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Marinus van der Lubbe: No lone arsonist but not necessarily innocent

For many years, most people believed that the Nazis burned down the German parliament, the Reichstag, in late February 1933, blaming it on the Communists and using the blaze as the pretext to pass a whole raft of dictatorial measures. This was in large part due to a highly effective contemporary Communist propaganda dossier The Brown Book, which soon turned what could have been a Nazi propaganda coup into an international public relations nightmare. Over the past few decades, however, we have gradually accepted the view that the sole culprit was the Dutch Communist sympathiser, and former party member, Marinus van der Lubbe, who was caught red-handed at the scene. Documents which seemed to confirm Nazi guilt turned out to be forgeries. Now the American historian Benjamin Carter Hett asks us to think again about what he calls "the Third Reich's enduring mystery".

The question of who actually burned down the Reichstag mattered not only then, but has mattered since. After the Second World War, there were legal implications for the Nazis involved, who had a personal interest in van der Lubbe's guilt. With a series of articles on the fire in Der Spiegel that eventually became a book published in 1960, Fritz Tobias questioned the conspiracy- theory version in the context of the Cold War. As a German patriot and Social Democrat, he had good reason to suspect van der Lubbe, sympathiser with a creed that had inflicted such havoc on his party and country, not to mention the eastern half of the continent. Hett shows, however, that Tobias was not squeamish in his methods to ensure that his version of the story prevailed, effectively threatening to expose the Nazi past of his rivals if they persisted in their opposition, and using his position in the German internal intelligence agency to gather information not just on the fire but also on critics of his views.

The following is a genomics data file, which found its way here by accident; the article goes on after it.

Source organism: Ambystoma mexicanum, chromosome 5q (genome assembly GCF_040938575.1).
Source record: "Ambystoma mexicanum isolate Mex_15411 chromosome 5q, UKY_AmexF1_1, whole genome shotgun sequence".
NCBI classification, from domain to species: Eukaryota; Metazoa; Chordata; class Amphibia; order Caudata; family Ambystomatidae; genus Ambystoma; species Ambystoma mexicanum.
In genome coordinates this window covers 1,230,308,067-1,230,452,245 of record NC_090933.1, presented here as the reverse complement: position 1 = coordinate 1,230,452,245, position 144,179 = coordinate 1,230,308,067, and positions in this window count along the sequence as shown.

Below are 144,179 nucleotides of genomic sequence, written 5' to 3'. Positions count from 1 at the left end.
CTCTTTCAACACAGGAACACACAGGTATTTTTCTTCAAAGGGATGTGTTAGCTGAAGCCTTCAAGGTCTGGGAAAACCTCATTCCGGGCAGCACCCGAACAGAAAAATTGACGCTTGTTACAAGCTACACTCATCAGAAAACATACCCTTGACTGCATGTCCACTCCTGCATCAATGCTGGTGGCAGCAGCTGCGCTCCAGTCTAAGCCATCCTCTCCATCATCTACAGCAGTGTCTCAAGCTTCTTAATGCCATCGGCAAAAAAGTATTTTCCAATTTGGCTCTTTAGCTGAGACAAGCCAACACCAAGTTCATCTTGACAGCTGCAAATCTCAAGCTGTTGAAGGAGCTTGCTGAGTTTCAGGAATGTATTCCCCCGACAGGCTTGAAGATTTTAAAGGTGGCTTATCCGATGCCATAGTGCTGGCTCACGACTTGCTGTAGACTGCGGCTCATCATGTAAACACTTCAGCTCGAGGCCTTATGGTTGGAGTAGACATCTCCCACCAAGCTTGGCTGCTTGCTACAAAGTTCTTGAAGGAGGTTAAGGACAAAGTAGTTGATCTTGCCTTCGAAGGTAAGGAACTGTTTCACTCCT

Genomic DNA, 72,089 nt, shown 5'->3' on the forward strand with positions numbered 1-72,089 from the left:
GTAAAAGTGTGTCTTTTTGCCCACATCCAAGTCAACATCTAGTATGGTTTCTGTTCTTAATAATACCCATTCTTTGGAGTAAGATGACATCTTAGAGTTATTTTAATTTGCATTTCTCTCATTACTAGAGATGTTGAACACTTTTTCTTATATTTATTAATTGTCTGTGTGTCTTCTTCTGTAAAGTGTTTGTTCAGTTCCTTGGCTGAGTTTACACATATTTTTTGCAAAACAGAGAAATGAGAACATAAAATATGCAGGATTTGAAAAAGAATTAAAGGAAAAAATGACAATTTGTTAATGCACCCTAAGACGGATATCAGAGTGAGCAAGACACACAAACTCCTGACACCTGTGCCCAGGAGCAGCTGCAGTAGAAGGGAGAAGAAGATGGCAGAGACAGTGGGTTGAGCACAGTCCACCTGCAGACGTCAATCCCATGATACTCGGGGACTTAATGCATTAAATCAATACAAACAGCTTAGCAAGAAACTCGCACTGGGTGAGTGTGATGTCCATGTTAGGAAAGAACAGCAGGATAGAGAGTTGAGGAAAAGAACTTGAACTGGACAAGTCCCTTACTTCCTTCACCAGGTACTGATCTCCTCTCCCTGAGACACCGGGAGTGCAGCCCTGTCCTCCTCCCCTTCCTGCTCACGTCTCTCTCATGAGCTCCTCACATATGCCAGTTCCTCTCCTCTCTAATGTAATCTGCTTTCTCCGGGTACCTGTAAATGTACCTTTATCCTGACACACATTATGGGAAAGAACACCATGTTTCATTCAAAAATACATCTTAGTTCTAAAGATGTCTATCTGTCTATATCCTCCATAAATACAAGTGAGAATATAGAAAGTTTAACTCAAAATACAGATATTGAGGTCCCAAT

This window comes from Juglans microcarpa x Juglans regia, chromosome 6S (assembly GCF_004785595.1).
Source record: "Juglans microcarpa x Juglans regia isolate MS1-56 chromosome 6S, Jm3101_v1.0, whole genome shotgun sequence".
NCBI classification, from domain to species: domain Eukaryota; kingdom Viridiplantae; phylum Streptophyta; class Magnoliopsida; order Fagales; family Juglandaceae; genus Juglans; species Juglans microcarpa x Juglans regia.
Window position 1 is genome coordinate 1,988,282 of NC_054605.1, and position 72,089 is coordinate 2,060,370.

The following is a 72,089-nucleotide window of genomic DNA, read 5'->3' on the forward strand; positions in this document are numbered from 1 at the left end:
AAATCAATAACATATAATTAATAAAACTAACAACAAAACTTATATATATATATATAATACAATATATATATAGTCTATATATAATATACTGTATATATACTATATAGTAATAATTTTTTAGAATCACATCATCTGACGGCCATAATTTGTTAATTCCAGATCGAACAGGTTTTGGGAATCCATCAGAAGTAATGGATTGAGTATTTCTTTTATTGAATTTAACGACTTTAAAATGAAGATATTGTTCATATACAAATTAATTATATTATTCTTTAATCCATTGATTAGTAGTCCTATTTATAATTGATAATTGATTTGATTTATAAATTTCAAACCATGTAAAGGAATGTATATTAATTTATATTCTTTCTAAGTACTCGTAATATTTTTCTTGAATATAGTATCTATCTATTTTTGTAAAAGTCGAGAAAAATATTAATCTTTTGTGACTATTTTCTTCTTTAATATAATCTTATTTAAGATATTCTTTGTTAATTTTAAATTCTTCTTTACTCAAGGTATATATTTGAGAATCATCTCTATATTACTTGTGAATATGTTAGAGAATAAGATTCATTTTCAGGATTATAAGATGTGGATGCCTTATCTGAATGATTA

The Reichstag fire debate also had considerable intellectual ramifications. Tobias saw in the sole guilt of van der Lubbe, and his dismantling of the conspiracy theory, confirmation of his "cock-up" view of history. "We must", he famously wrote in one Spiegel article, "come to terms with the disturbing fact that blind chance, and error, unleashed a revolution". A new generation of German historians in the 1960s, led by Hans Mommsen, adopted Tobias's view, not because they wished to exculpate the Nazis, but because they rejected the "intentionalist" or "Hitler-centric" view of events which saw the dictator proceeding according to a grand plan rather than presiding weakly over a more "polycentric" regime of feuding barons. These structuralist scholars harboured no apologetic intent, rather their desire was to spread the blame more broadly from Hitler and his close associates to the institutions and groups that had made the Nazi dictatorship possible.

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